GLA: How do you like your queries? Do you want the writer to jump in with the logline/go straight into the pitch, or do you prefer a more personalized approach right off the bat?

NR: I love a query that reads like the back of a book cover. I especially love a query that reads like a book cover of a book I would want to buy. If it opens with a hook and follows with a blurb, I know the author has done their homework. I don’t think a personalized approach is necessary. I do encourage all writers to treat their query as a job interview. Be professional. Be concise. Here’s a quick heads-up on what you probably do NOT want to say:

“Hello Agent (or insert wrong/misspelled name),

I have written an absolute masterpiece. It is a 200k word epic, romance, historical, sci-fi YA mystery. It’s my first book and I took ten years to write it. It’s comparable to (insert NYT Bestseller’s name). I don’t have any writing experience, but my (insert husband/wife/mom/BFF) said it’s the best thing he/she ever read. I already attached it. So take a look and answer me right away.”

Don’t laugh. I receive a lot of these. And a few have turned out to be great stories simply in need of a little editing. Most, however, are projects that are NOT ready for submission. I’m going to be totally honest here and admit that statements like the above (or any combination therein) form a negative impression in my mind. I want a professional, prolific client who knows their craft and understands the market. Don’t lie in your query, but always put your best face forward.

GLA: If you were to Google a prospective client, what are three things you’d like to pop up in your search right away? What should all new writers be doing?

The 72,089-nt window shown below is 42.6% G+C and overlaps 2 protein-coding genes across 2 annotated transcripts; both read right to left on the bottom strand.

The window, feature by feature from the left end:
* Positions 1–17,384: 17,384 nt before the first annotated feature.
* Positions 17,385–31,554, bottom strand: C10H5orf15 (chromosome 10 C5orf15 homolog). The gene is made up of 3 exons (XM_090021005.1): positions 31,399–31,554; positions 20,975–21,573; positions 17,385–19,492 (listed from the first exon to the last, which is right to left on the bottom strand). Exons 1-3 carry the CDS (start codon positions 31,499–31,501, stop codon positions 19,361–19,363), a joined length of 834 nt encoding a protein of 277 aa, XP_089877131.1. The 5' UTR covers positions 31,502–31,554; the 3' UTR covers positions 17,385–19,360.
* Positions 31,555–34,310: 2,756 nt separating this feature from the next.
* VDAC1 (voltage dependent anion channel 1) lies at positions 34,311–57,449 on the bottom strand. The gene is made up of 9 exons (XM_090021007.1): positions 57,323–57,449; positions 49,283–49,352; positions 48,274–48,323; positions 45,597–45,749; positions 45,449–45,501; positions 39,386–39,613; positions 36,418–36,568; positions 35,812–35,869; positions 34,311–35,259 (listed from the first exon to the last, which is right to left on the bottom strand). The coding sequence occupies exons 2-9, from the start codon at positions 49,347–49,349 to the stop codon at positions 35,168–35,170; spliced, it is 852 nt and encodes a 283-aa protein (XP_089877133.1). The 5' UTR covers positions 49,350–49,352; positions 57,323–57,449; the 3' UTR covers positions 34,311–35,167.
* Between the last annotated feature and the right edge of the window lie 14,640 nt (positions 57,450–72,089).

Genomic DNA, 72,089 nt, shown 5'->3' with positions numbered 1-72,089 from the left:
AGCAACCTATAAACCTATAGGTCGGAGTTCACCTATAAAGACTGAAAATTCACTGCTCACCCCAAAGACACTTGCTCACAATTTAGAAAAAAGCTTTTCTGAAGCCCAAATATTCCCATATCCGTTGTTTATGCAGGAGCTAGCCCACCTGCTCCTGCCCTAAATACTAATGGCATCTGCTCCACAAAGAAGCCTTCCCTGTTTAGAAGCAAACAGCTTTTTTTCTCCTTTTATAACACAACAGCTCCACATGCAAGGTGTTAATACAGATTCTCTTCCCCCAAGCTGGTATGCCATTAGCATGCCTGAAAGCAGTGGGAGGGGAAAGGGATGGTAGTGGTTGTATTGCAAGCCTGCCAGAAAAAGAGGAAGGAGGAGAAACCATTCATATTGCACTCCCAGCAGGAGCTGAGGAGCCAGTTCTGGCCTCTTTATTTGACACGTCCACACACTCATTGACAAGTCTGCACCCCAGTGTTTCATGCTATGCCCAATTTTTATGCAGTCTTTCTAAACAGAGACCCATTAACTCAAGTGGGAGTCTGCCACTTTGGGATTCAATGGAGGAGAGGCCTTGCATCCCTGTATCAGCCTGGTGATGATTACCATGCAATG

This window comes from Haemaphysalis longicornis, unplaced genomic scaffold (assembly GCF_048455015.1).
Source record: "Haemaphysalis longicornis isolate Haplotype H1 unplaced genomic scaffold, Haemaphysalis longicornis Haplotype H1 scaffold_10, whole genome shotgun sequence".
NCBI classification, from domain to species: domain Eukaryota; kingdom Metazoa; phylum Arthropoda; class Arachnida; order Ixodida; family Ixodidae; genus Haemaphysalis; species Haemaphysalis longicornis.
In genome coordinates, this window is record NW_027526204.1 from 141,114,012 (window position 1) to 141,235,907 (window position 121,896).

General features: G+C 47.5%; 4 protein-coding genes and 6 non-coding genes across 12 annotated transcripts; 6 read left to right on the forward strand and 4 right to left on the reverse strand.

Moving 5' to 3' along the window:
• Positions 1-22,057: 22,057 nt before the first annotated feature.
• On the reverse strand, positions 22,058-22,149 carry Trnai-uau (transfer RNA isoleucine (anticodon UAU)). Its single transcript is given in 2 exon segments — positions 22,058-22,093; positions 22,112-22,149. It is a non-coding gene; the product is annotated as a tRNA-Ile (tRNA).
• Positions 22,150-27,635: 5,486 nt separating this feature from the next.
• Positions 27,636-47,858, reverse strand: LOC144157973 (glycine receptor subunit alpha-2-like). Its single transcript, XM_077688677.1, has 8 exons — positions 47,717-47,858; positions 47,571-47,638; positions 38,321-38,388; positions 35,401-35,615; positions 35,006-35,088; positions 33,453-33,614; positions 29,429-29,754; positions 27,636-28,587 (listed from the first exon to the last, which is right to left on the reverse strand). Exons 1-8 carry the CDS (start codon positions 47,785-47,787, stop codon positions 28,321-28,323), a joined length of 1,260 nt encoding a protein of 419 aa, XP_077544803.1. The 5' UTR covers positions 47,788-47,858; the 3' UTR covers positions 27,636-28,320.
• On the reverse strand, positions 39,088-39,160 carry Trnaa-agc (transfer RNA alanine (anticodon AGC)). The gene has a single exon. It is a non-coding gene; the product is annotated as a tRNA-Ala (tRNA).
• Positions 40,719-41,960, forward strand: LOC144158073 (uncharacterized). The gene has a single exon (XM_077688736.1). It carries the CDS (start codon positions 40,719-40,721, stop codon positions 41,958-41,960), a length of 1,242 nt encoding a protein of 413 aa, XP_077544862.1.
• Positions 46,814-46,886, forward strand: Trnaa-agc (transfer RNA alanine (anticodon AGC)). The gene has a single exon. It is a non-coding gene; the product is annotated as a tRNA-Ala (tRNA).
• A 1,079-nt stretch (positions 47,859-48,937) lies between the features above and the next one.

NR: Website, social networks, blog. All writers should join review groups, establish an Internet presence and gather fans/friends/followers through social media networking. Editors look for this. The majority of marketing and publicity falls on the author’s shoulders. Building a strong foundation now will guarantee more exposure after the sale. Additionally, contacts made through critique groups, writer’s groups, and other associations can foster friendships and opportunities to promote your material. Cultivating these marketing tools now will save you time and energy later, allowing you to concentrate on your writing. I spoke with an editor at RWA Nationals who admitted when it came down to a choice between two equally qualified, well-written proposals, her pub board would determine who to buy based on the social media presence. If that isn’t an incentive to start tweeting/blogging/Facebooking—I don’t know what is.

(How to Sell Pieces to Magazines and Newspapers.)

GLA: What’s your take on all the changes happening in the industry right now? When are we going to figure this all out? And any projections for what’s to come?

NR: The industry is changing and we (publishers, agents, authors) have no choice but to evolve with it. There is more material available through far more avenues than we had ever deemed possible. This isn’t necessarily bad. Royalties will need to reflect this, the general publishing model will need to adapt, and the methods by which authors target readers may change, but ultimately, there are far more opportunities to reach new readers, and I’m optimistic about that.
Great material will continue to sell.

GLA: What is something personal about you writers would be surprised to hear?

NR: I love to cook.

GLA: Best piece(s) of advice we haven’t talked about yet?

NR: Don’t give up. Don’t ever give up. Any dream is achievable if you work hard enough.

This guest column by Ricki Schultz,
freelance writer and coordinator of
The Write-Brained Network. You can
visit her blog or follow her on Twitter.